Hallberg, Lillemor R.-M.
    Halmstad University, School of Social and Health Sciences (HOS), Centre of Research on Welfare, Health and Sport (CVHI).
    Psychological well-being of adults with acquired hearing impairment2006In: Disability and Rehabilitation, ISSN 0963-8288, E-ISSN 1464-5165, Vol. 28, no 9, p. 535-545Article in journal (Refereed)
    Abstract [en]

    Aim: To study psychological well-being (health-related quality of life) in a population of adults 20 years and over with hearing impairment (HI) and its relation to audiological factors, consequences of the HI, sense of humour, and use of communication strategies.

    Subjects and methods: Consecutive adults (n = 343) at the outpatient Unit of Audiology of a Norwegian university hospital answered the Psychological General Well-being inventory (PGWB), Hearing Disability and Handicap Scale (HDHS), Sense of Humour Questionnaire-6 (SHQ-6), and Communication Strategies Scale (CSS) in relation to an audiological examination and medical consultation.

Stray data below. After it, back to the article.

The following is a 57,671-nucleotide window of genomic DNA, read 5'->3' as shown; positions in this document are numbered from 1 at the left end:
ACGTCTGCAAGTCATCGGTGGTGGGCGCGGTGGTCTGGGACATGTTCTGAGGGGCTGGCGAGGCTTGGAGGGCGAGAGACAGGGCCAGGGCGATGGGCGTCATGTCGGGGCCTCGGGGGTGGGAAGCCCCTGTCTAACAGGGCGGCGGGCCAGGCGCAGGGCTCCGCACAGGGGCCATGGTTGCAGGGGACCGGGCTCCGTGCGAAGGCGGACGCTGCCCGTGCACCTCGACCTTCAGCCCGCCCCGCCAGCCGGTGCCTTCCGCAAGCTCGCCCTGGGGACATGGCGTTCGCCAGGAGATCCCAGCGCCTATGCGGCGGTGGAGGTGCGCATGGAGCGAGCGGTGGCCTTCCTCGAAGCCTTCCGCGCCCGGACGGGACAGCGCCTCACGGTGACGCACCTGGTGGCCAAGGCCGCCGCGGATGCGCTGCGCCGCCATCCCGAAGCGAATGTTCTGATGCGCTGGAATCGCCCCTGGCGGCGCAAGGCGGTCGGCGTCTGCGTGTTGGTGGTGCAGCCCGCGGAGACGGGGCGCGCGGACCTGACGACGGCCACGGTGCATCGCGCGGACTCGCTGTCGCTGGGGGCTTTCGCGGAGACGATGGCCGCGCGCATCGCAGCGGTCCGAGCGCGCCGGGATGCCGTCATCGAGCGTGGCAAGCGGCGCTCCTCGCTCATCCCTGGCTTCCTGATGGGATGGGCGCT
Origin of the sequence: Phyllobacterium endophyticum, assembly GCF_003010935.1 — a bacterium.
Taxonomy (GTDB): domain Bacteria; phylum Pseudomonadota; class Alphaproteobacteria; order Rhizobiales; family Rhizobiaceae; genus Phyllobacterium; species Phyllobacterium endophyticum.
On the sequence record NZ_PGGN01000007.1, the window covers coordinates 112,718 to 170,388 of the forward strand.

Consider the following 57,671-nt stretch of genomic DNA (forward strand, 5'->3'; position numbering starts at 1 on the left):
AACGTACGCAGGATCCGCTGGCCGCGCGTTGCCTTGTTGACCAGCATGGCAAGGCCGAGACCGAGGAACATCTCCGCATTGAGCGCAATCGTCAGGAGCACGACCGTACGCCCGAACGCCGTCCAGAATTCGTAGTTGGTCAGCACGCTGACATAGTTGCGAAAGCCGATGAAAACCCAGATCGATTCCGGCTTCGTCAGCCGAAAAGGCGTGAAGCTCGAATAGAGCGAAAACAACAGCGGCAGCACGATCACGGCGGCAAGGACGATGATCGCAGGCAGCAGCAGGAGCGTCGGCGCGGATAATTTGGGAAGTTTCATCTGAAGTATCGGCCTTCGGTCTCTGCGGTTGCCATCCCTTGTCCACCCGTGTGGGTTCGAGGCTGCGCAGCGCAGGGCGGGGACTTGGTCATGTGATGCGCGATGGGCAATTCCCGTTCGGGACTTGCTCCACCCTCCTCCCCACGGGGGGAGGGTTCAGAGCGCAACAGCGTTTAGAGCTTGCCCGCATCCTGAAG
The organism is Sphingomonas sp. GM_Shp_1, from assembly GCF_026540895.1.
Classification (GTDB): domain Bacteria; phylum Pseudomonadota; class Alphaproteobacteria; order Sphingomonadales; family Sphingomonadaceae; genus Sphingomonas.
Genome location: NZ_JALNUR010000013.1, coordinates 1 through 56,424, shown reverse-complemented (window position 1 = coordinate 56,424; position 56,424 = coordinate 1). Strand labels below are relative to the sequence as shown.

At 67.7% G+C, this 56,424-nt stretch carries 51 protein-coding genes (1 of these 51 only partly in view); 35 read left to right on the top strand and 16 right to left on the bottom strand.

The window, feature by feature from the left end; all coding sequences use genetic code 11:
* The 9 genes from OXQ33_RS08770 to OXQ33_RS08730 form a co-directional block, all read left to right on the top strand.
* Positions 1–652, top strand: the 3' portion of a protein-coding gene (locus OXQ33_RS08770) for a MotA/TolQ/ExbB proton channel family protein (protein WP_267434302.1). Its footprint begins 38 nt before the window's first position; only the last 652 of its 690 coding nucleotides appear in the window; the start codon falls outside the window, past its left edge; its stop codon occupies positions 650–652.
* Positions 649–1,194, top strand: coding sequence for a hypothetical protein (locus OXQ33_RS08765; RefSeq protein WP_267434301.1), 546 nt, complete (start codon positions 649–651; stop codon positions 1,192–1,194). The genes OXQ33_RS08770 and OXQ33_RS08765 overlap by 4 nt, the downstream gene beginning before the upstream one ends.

Results: Mean PGWB index for the whole sample was 81.4 (SD 14.3) and females reported a significantly lower psychological well-being. In multiple linear regression analyses well-being was negatively associated with high levels of activity limitation and participation restriction. PGWB index was positively associated with high sense of humour, but was neither explained by audiological factors nor use of communication strategies.

    Conclusions: Psychological well-being was associated with the outcome of a standard HI assessment of activity limitation and participation restriction, but not with degree of HI and use of communication strategies.

  • 6.
    Helvik, Anne-Sofie
    et al.
    ENT Department St. Olav's University Hospital, Trondheim, Norway.
    Jacobsen, Geir
    Department of Public Health and General Practice, Norwegian University of Science and Technology (NTNU), Trondheim, Norway.